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Scholar Engages in the Search for Muslim-Christian Understanding

Faculty Profile: John Esposito

John Esposito

John Esposito, the director of Georgetown's Prince Alwaleed Bin Talal Center for Muslim-Christian Understanding (CMCU), has made it his life’s work to emphasize the similarities between Islam and Christianity.

October 5, 2010 – University professor John Esposito has made it his life’s work to emphasize the similarities between Islam and Christianity and increase global understanding about both religions.

On Oct. 6-8, the director of Georgetown's Prince Alwaleed Bin Talal Center for Muslim-Christian Understanding (CMCU), will participate in a two-day conference at the university with other scholars and global political and religious leaders from many different faiths.

The conference, “A Common Word Between Us and You: A Global Agenda for Change,” began in 2007 to advance peace and reconciliation between Muslim and Western societies.

Major Muslim, Christian Leaders

“We have attracted many key Muslim signers of the original letter,” Esposito says, referring to the open letter to the pope about the true teachings of Islam, “including the Grand Muftis of Egypt and Bosnia.”

The conference, presented by CMCU and the Office of the President, will also convene major Christian leaders within the Catholic, Anglican, Lutheran and Evangelical denominations and feature major political leaders that include former British Prime Minister Tony Blair.

Esposito possesses an ability to bring together scholars to produce works that have impact on Islamic studies, colleagues say.

“Many of the introductions to Islam written by non-Muslim scholars essentially denigrate Islam. Many Muslim scholars, who write introductions to Islam, get involved in advocacy rather than explanation,” says John Voll, professor of Islamic history and CMCU associate director. “[Esposito’s] work … is neither advocacy nor refutation. It’s a balanced examination that provides an appropriate introduction to a major world religion.”

Religion No Longer a Relic

A professor of religion and international affairs in the Walsh School of Foreign Service, Esposito has written more than 35 books and numerous articles translated into 28 languages on Islam and Muslim-Christian relations. He also has organized and edited entire encyclopedias on Islam.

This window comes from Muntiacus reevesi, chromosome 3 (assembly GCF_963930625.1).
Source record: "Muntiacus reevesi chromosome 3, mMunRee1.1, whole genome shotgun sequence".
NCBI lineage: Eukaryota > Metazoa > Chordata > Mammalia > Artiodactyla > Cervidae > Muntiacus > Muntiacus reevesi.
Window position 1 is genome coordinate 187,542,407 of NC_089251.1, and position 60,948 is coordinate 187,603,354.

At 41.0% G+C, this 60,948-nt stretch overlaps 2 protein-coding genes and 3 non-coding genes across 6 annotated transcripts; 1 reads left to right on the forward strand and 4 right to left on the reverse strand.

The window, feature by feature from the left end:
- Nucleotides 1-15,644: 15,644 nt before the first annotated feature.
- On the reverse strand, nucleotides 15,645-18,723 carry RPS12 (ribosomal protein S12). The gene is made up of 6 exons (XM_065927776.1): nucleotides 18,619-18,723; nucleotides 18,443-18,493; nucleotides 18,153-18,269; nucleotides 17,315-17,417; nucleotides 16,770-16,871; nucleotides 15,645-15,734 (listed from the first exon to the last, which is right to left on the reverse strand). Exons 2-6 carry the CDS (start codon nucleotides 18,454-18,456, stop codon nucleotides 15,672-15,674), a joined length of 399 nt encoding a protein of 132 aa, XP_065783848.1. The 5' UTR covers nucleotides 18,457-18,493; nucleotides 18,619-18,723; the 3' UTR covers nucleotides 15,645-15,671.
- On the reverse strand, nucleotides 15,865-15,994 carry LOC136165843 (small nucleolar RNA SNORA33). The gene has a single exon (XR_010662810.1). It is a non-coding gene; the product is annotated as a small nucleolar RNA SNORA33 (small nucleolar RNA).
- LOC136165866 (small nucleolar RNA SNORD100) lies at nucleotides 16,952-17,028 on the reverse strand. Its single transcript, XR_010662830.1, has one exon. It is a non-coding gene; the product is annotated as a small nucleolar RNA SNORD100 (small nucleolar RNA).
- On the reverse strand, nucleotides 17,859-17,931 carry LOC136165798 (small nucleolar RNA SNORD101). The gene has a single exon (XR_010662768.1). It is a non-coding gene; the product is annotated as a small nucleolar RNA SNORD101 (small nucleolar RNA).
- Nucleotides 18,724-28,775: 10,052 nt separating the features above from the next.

“Relative to when I first studied and began to write, I focused on the role of Islam in modern states and society at a time when many in Islamic studies and much of the literature was past oriented,” says the professor. “Religion [was seen], at best, as a relic from the past and an obstacle to development.”

That changed drastically after Sept. 11, Esposito says.

Great Faiths

“Islam and Christianity are great faiths; but like all religions they have had their transcendent and dark sides; their periods of conflict and of co-existence. In a post 9/11 world, the situation has become more difficult and often politicized,” Esposito explains.

The scholar now finds himself drawing more on the similarities of the religions tp promote better understanding.

“Having been raised to think in the Judeo-Christian tradition, I was astonished to discover [early in my career] that the children of Abraham or Abrahamic tradition consists of three interrelated religious traditions,” says Esposito, who was raised Catholic. “However, different each [faith] is, they also share much in common.”

Tracie Powell

 

For More Information

Prince Alwaleed Bin Talal Center for Muslim-Christian UnderstandingE-mail: cmcu@georgetown.eduGeorgetown University
3700 O Street, N.W.
Bunn Intercultural Center
Suite 260
Washington, D.C. 20057
Tel: (202) 687.8375

Georgetown University37th and O Streets, N.W., Washington D.C. 20057(202) 687.0100

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